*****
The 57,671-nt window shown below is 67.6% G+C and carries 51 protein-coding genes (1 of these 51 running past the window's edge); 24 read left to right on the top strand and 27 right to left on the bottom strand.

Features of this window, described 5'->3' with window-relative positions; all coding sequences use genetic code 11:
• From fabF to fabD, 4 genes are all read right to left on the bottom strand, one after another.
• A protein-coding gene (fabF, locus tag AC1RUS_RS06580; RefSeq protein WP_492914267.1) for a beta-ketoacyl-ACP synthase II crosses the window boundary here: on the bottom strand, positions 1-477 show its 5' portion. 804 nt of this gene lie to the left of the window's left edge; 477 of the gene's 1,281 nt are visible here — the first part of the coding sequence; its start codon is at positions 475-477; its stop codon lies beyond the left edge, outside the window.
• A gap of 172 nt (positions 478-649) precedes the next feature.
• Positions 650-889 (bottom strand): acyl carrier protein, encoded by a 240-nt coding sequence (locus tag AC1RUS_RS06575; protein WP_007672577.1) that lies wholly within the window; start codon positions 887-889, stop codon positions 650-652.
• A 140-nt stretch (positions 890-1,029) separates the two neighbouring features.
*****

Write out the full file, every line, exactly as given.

The 57,671-nt window shown below is 67.6% G+C and carries 51 protein-coding genes (1 of these 51 running past the window's edge); 24 read left to right on the top strand and 27 right to left on the bottom strand.

Features of this window, described 5'->3' with window-relative positions; all coding sequences use genetic code 11:
• From fabF to fabD, 4 genes are all read right to left on the bottom strand, one after another.
• A protein-coding gene (fabF, locus tag AC1RUS_RS06580; RefSeq protein WP_492914267.1) for a beta-ketoacyl-ACP synthase II crosses the window boundary here: on the bottom strand, positions 1-477 show its 5' portion. 804 nt of this gene lie to the left of the window's left edge; 477 of the gene's 1,281 nt are visible here — the first part of the coding sequence; its start codon is at positions 475-477; its stop codon lies beyond the left edge, outside the window.
• A gap of 172 nt (positions 478-649) precedes the next feature.
• Positions 650-889 (bottom strand): acyl carrier protein, encoded by a 240-nt coding sequence (locus tag AC1RUS_RS06575; protein WP_007672577.1) that lies wholly within the window; start codon positions 887-889, stop codon positions 650-652.
• A 140-nt stretch (positions 890-1,029) separates the two neighbouring features.